New Dallas Museum of Art director Agustin Arteaga did a full-court press with his first major exhibition, ‘Mexico 1900-1950: Diego Rivera, Frida Kahlo, Jose Clemente Orozco and the Avant-Garde.’ He instituted the museum’s first crowdfunding campaign, which helped pay for public programs and community-outreach events including docent-led tours, an independent community-ambassador program called Yoy Soy DMA and even a Frida Kahlo-look alike celebration for the artist’s 110th birthday. Other notable features of the show – which originally was presented at the Grand Palais in Paris, where it was also one of their most visited exhibitions last year – included bilingual signs and two catalogs, one edition in English, the other in Spanish. But that bilingual effort began last fall and will continue at the museum.
The effort obviously paid off: ‘Mexico 1900-1950,’ which opened in March and closed July 16th, drew 125,894 visitors, making it one of the two highest-attended ‘special paid’ exhibitions at the DMA in the past decade. Those numbers raised the DMA’s attendance for the fiscal year to more than 800,000 – an increase of 10 percent since last year. The show presented an encyclopedic look at Mexican art’s wide-ranging renaissance in the 20th century, when its avant-garde artists adapted some of the country’s folk traditions – and gained international attention and influence.
Here’s the full release:
The Dallas Museum of Art Welcomes Over 800,000 Visitors in FY 2017
Landmark Presentation of México 1900–1950: Diego Rivera, Frida Kahlo,
José Clemente Orozco, and the Avant-Garde Draws More than 125,000 Visitors
Dallas, TX – July 24, 2017 – The Dallas Museum of Art ended its 2017 fiscal year with its highest attendance in a decade and the second highest in the Museum’s history. The Museum welcomed 802,870 visitors in FY 2017, an increase of 10% since last year.
A key curatorial initiative of the year was the critically acclaimed presentation of México 1900–1950: Diego Rivera, Frida Kahlo, José Clemente Orozco, and the Avant-Garde, which closed on Sunday, July 16, with a total of 125,894 visitors. The exhibition is one of the two highest attended of the Museum’s special paid exhibitions in the past decade and second only to the DMA’s presentation of Tutankhamun and the Golden Age of the Pharaohs in 2008.
“It is very exciting to have welcomed such a large number of visitors of all ages and backgrounds to the Museum to discover our collections, programs, and special exhibitions over the past fiscal year,” said the DMA Eugene McDermott Director Dr. Agustín Arteaga. “Our local community, as well as visitors from all 50 states and 71 countries around the globe, came to experience the range of cultures and histories represented in our collections and programs. We’re especially thrilled that the México 1900-1950 exhibition resonated so much with our diverse local audiences, many of whom had never been to the DMA before, and were eager to engage with these remarkable works of art. This encourages us to continue expanding our reach and invigorating our ties to our community. We thank all of our sponsors and supporters for helping us accomplish this exciting landmark.”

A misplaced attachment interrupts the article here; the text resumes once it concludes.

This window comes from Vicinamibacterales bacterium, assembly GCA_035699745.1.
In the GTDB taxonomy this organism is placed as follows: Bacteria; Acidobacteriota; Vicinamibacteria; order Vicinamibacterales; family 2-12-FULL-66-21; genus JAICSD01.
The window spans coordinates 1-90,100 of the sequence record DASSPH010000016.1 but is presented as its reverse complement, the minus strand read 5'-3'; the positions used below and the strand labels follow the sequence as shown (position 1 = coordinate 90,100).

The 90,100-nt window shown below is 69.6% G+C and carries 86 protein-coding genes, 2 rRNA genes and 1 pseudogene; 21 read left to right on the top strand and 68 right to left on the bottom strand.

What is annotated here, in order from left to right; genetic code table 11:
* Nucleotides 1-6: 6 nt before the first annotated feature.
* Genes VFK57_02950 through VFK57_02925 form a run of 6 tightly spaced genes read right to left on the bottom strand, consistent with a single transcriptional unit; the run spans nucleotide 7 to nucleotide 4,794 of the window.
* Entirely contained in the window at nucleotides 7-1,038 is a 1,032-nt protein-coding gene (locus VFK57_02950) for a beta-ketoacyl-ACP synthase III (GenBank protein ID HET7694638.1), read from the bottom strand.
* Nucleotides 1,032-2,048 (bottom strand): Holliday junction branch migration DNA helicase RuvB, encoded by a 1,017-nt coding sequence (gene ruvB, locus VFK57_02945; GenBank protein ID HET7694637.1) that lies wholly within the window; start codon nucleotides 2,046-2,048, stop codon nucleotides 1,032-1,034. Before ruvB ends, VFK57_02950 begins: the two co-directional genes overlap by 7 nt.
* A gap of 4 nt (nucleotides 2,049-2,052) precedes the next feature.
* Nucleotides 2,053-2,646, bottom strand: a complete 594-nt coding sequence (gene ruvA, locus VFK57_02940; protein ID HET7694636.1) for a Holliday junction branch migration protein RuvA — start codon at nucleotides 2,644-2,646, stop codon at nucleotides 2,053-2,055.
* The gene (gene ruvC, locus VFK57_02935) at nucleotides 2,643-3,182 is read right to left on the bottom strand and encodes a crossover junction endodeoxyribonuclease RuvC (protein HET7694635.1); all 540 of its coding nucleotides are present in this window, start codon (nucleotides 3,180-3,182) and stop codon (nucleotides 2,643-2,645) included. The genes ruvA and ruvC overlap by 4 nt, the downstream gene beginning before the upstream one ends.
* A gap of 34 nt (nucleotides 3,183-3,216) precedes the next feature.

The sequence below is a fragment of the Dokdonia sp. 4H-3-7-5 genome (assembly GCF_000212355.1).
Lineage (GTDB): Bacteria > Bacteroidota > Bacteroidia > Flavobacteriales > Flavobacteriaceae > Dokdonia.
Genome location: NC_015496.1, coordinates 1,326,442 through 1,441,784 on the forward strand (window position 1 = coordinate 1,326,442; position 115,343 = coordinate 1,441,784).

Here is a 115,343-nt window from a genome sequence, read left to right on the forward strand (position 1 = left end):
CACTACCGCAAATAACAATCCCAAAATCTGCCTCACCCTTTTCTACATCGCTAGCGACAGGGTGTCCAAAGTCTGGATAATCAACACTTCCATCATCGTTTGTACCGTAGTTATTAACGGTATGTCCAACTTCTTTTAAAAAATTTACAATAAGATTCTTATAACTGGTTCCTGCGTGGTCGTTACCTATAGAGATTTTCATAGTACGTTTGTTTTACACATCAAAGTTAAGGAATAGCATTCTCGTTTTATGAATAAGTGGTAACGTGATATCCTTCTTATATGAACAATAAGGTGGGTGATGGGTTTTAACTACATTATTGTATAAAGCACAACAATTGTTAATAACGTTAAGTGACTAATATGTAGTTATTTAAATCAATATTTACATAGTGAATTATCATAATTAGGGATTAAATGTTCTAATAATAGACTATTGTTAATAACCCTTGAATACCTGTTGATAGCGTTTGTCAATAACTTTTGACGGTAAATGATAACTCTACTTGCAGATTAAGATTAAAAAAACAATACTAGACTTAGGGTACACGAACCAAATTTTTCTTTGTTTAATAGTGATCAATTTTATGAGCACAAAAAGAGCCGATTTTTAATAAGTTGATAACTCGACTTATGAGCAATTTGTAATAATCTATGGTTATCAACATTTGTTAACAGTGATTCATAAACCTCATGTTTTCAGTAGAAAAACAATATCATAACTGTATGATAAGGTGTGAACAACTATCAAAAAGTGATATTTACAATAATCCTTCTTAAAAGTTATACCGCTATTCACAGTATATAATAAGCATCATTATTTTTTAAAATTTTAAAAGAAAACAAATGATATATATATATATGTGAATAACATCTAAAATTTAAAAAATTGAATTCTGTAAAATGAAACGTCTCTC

A significant component of the exhibition’s success is that is presented a new historical perspective on the Mexican explorations of the avant-garde and the role artists played in the construction of a movement that attracted world’s attention. It highlighted over sixty great artists, of which 20 percent were female, beyond the well-known figures of Rivera, Orozco, Siqueiros, and Kahlo. First exhibited at the Grand Palais in Paris, where it was also one of their most visited exhibitions in fall 2016, the DMA was the exclusive U.S. venue for México 1900-1950. The exhibition was organized in collaboration with the Secretaría de Cultura de México and curated by the DMA Eugene McDermott Director Agustín Arteaga.
The DMA published two editions of an exhibition catalogue, offered in English and Spanish, 5,500 copies of the illustrated catalogue, coordinated by the DMA and the Secretaría de Cultura/Instituto Nacional de Bellas Artes, were distributed. Bilingual content was offered throughout the exhibition galleries, part of an ongoing initiative by the DMA to include multilingual content across a variety of formats for DMA exhibitions and installations.
The community support for México 1900–1950 was evident prior to the opening when the DMA raised over $100,000 during its first crowdfunding campaign allowing the public to become part of the presentation of the exhibition. The campaign, Destination Dallas, helped support a series of public programs and community events tied to the exhibition including numerous on-site programs for visitors such as 315 docent-led tours, after hour programs like the Museum’s Late Night in May which saw over 2,700 visitors in six hours, and most of all it gave ownership to the crowdfunding campaign supporters. In response to strong public interest and enthusiasm, the DMA and the Latino Center for Leadership Development worked together to create a community celebration on what would have been Frida Kahlo’s 110th birthday with more than 5,000 people in attendance in only three hours.
Additionally, 12 DMA Family Days presented by 11 sponsors saw more than 37,000 people attending over the select Sundays. Approximately half of the visitors on DMA Family Days, which featured programs and free admission to the exhibition, identified as first time visitors to the Museum.
The DMA also welcomed a number of first-time visitors through its collaboration with the Latino Center for Leadership Development which created Yo Soy DMA, an independent community effort to support the Museum. The 150 individuals who signed up as Yo Soy DMA ambassadors generated excitement and awareness for the exhibition throughout their communities.